When is a failing grade not a failing grade? In Quebec schools, apparently
If your school-aged child barely gets a passing grade this year, chances are, he or she may have actually failed the year.
Yesterday, the education minister admitted during question period that indeed, if you get a 57, 58 or 59 on a provincial exam, a piece of software automatically rounds the mark up to 60.
The PQ's education critic, Alexandre Cloutier, grilled Sebastien Proulx on the subject yesterday, and eventually forced the ministry's staff to inform Proulx that indeed, 57s, 58s, and 59s were turned into passing grades.
And reports are also suggesting borderline fails on final report cards sometimes also get changed to minimal passes — without the teacher's consent.
Westmount High teacher Rob Green told CJAD 800's Leslie Roberts that this situation may have to do with recent school reforms, which place a premium on student success.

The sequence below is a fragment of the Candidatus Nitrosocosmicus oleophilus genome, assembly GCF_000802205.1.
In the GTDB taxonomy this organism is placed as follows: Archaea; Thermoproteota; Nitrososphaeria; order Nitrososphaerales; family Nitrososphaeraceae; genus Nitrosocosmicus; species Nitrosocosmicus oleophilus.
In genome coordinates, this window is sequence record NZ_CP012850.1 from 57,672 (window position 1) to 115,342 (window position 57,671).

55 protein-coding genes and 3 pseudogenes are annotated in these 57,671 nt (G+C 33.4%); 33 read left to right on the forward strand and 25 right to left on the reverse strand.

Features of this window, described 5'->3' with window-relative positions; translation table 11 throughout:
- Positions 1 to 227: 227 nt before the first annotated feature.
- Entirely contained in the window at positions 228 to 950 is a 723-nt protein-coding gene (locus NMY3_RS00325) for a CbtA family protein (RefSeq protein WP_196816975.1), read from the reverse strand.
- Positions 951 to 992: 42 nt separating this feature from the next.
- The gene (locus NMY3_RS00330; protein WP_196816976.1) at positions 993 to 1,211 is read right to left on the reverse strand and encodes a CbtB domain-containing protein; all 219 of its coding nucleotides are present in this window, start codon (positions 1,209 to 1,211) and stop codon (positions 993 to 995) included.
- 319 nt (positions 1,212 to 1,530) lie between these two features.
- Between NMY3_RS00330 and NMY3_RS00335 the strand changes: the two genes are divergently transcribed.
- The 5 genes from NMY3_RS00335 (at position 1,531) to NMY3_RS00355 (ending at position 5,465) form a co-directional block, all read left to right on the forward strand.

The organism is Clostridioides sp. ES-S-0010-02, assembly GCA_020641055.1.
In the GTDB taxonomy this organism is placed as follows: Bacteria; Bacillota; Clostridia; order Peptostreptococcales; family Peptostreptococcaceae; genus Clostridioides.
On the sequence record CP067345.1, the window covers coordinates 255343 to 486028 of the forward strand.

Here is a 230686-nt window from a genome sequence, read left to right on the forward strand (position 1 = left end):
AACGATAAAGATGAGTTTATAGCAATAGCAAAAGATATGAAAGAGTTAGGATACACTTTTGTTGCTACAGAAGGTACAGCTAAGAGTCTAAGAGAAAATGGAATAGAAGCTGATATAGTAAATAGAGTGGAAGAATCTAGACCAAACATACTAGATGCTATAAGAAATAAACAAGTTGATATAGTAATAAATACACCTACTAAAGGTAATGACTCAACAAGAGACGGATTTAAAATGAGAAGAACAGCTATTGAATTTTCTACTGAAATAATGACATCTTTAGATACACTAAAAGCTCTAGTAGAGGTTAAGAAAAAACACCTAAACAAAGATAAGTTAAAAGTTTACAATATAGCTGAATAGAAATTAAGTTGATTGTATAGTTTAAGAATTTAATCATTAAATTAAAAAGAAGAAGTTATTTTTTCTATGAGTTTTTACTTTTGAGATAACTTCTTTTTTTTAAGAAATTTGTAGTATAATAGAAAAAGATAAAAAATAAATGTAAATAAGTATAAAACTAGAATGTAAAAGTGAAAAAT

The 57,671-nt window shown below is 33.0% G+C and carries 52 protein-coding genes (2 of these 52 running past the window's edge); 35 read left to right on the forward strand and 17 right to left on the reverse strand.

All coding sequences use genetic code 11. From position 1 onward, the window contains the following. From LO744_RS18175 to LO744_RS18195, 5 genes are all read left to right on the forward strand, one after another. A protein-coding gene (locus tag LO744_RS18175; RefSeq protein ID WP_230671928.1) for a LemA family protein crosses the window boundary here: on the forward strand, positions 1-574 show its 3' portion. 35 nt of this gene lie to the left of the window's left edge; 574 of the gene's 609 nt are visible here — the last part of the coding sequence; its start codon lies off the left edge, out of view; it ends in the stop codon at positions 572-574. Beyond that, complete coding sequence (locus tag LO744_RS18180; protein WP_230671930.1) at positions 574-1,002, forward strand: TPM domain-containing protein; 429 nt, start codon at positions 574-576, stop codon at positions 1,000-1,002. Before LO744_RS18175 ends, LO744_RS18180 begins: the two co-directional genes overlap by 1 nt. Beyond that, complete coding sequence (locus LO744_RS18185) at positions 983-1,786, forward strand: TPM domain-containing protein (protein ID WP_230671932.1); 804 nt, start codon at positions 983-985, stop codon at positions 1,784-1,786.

"Every school now has to, basically has to sign this contract with the government called a Management and Educational Success Agreement, which basically commits the school to increasing success rates by a certain percentage each year," Green says.
He suggests that at some English school boards, teachers are being told straight-out not to put a 57 on a student's final report card.
Green also says that approach is setting students up for failure at the next level, and represents no less than a dismissal of a teacher's professional opinion.
"It bothers me in the senses that it is an attack on my professional integrity," he says. "It's not the way things are supposed to work according to the Education Act...the evaluation of students is solely the teacher's responsibility, and yet that doesn't seem to be the way it's happening in practice."